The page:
C13 talkien to talk; related to Old English talutale, Frisian talken to talk
Collins English Dictionary - Complete & Unabridged 2012 Digital Edition
© William Collins Sons & Co. Ltd. 1979, 1986 © HarperCollins
Publishers 1998, 2000, 2003, 2005, 2006, 2007, 2009, 2012
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Word Origin and History for talked



late 15c., "speech, discourse, conversation," from talk (v.). Meaning "informal lecture or address" is from 1859. Talk of the town first recorded 1620s. Talk show first recorded 1965; talk radio is from 1985.



early 13c., talken, probably a diminutive or frequentative form related to Middle English tale "story," ultimately from the same source as tale (cf. hark from hear, stalk from steal) and replacing that word as a verb. East Frisian has talken "to talk, chatter, whisper." Related: Talked; talking.

To talk shop is from 1854. To talk turkey is from 1824, supposedly from an elaborate joke about a swindled Indian. To talk back "answer impudently or rudely" is from 1869. Phrase talking head is by 1966 in the jargon of television production, "an in-tight closeup of a human head talking on television." In reference to a person who habitually appears on television in talking-head shots (usually a news anchor), by 1970. The phrase is used earlier, in reference to the well-known magic trick (e.g. Senior Wences talking head-in-the-box trick on the "Ed Sullivan Show"), and to actual talking heads in mythology around the world (e.g. Orpheus, Bran).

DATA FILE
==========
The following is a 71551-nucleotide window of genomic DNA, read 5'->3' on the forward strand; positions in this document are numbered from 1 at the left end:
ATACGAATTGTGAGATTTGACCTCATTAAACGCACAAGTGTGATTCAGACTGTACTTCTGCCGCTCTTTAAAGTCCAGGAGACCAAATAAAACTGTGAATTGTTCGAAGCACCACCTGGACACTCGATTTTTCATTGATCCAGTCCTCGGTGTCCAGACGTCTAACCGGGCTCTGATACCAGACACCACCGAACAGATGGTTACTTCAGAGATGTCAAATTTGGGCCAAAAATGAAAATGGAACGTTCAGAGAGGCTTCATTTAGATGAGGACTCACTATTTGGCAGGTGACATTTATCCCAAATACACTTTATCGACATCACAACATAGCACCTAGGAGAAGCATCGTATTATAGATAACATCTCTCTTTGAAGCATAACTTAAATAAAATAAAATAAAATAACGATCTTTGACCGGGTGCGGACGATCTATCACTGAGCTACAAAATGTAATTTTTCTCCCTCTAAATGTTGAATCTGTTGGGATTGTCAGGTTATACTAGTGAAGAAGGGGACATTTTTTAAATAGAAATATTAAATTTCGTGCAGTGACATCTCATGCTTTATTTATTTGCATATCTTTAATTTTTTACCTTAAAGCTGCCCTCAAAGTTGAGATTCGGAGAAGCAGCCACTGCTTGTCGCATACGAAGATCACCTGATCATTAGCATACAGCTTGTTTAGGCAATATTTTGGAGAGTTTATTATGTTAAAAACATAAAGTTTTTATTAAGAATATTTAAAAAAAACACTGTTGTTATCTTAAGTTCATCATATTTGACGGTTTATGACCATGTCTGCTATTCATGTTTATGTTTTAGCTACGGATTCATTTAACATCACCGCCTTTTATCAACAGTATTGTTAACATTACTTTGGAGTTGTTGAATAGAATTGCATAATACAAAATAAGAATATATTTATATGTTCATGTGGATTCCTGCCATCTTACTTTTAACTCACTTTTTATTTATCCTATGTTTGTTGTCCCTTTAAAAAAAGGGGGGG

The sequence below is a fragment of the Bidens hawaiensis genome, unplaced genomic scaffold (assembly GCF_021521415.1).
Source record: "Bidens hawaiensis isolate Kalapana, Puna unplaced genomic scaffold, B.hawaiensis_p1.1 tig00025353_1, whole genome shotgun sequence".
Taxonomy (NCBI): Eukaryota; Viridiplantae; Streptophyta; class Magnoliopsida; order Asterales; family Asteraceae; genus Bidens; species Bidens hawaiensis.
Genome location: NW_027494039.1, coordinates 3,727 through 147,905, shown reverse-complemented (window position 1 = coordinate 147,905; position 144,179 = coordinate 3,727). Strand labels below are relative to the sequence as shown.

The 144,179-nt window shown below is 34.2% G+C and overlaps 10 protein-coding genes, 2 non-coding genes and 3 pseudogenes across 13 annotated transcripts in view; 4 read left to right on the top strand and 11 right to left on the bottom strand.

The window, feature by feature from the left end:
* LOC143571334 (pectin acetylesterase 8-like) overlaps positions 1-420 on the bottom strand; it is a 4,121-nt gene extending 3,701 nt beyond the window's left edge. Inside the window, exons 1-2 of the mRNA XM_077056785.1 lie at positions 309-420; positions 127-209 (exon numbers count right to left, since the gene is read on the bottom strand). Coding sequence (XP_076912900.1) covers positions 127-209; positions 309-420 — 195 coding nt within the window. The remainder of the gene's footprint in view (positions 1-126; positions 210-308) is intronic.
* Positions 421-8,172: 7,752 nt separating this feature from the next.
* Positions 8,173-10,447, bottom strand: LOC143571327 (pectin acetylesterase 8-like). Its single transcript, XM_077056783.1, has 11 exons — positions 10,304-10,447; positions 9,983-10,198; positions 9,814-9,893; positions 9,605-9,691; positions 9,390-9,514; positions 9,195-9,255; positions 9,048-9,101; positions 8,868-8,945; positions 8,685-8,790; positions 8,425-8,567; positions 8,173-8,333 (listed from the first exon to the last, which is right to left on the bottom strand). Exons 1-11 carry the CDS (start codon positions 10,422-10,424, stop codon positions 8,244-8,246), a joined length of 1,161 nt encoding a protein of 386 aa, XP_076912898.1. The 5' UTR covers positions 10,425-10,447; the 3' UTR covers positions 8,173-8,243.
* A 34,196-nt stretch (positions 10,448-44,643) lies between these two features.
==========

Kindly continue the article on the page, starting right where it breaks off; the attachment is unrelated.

Online Etymology Dictionary, © 2010 Douglas Harper
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Slang definitions & phrases for talked



  1. To inform; confess and implicate others; squeal: Socks would never never talk (1924+)
  2. To talk about; have as one's topic •Always in the progressive tenses: The administrators aren't talking toga parties/ What we're talking here is seventy-five a key

Related Terms

back talk, big talk, fast talk, happy talk, loud-talk, pep talk, pillow talk, straight talk, sweet-talk

The Dictionary of American Slang, Fourth Edition by Barbara Ann Kipfer, PhD. and Robert L. Chapman, Ph.D.
Copyright (C) 2007 by HarperCollins Publishers.
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Idioms and Phrases with talked
The American Heritage® Idioms Dictionary
Copyright © 2002, 2001, 1995 by Houghton Mifflin Company. Published by Houghton Mifflin Company.